Well, the quilt has continued to wear, as these things are wont to do, and it was recently time for another round of repairs. There was one hole I found in the centre of the quilt, but the borders showed a lot more damage. (Which makes perfect sense as those are the parts that get yanked on while making the bed or adjusting the covers during sleep.) And since I was a bit bored of patches, I decided to see what I could do with embroidery. Here is satin stitch covering the tear in the middle:

Another example of satin stitch on the border, as well as some… star shapes? We’ll go with that.

For this long rent, I decided to do a backstitch outline/border around the tears, and fill it in with running stitch. I like the effect of not patching this and letting the batting show through. Time will tell if the running stitches are enough to hold it in place, but I think they’ll do fine.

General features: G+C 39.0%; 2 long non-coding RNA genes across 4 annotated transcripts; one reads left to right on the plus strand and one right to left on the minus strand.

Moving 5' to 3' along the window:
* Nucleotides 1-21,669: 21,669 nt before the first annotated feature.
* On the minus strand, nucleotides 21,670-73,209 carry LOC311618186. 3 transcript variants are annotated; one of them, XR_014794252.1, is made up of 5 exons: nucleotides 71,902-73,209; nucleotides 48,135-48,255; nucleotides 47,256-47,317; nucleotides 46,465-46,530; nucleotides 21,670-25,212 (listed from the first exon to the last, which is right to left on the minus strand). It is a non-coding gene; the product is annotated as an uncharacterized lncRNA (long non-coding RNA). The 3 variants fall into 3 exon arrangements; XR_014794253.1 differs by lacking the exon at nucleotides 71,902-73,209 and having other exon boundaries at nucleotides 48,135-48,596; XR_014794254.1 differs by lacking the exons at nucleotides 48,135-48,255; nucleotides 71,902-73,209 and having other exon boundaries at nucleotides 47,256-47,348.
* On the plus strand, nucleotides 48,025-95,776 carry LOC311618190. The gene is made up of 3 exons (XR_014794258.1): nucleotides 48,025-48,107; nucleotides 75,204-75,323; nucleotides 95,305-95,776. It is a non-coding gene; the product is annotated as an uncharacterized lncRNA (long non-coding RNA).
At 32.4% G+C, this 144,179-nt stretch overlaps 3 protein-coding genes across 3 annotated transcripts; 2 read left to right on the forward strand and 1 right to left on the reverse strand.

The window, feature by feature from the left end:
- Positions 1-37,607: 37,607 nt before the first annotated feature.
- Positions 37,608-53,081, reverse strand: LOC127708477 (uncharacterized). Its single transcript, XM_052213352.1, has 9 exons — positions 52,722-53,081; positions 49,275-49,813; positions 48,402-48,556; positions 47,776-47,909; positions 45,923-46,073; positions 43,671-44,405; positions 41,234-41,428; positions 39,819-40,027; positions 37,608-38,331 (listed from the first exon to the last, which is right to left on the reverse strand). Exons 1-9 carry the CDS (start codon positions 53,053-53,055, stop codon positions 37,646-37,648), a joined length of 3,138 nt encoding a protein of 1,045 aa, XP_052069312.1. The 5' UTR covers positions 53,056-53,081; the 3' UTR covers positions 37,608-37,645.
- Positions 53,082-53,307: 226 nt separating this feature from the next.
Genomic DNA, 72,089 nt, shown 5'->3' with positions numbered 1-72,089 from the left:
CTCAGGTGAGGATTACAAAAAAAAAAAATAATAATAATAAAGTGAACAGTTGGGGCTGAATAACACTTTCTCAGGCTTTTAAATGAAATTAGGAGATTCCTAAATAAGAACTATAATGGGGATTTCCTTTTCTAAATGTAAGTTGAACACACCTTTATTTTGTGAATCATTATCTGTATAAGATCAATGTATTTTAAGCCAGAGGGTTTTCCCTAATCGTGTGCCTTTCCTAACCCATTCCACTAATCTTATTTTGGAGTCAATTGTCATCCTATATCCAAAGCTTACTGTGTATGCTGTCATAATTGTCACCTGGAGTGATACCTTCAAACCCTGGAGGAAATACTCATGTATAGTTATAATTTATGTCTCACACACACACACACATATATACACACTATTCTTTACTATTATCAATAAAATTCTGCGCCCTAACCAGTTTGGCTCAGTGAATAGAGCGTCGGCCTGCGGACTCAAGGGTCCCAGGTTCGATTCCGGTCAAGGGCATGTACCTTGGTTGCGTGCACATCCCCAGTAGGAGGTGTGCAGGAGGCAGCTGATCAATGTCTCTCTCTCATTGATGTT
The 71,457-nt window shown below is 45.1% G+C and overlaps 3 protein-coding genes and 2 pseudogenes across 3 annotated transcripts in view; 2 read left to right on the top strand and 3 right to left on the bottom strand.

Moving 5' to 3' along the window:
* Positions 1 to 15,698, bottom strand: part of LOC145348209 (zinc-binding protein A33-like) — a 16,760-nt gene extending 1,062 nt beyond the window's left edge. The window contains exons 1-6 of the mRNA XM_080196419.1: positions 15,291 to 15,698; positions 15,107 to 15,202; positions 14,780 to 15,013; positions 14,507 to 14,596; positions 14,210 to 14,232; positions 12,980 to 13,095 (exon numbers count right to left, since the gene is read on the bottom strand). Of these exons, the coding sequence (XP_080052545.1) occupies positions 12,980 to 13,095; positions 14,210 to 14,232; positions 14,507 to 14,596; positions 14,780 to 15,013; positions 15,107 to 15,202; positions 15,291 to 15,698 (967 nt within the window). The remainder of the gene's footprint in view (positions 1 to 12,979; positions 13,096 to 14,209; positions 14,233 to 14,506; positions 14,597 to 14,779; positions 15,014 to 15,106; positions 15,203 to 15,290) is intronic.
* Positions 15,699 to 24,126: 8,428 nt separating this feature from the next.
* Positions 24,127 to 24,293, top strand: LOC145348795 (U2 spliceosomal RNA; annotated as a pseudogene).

I did a few small sections (only one pictured) in a loose cross-stitch:

And finally, the part that took the longest: a blobby, backstitched spiral around and onto another large tear. It reinforces the fabric around the tear as well as being decorative.

All of this took me several good evenings of work after the children were in bed. It reminded me how much I enjoy hand sewing, and especially embroidery — which, prior to these repairs, I hadn’t done for probably a good fifteen years. But I’ve got the itch again; I’ve sent off for an embroidery kit, and I’m working on adding some embroidered embellishments to a heretofore rather plain tshirt. That will be revealed when it’s finished — well, at least if it turns out!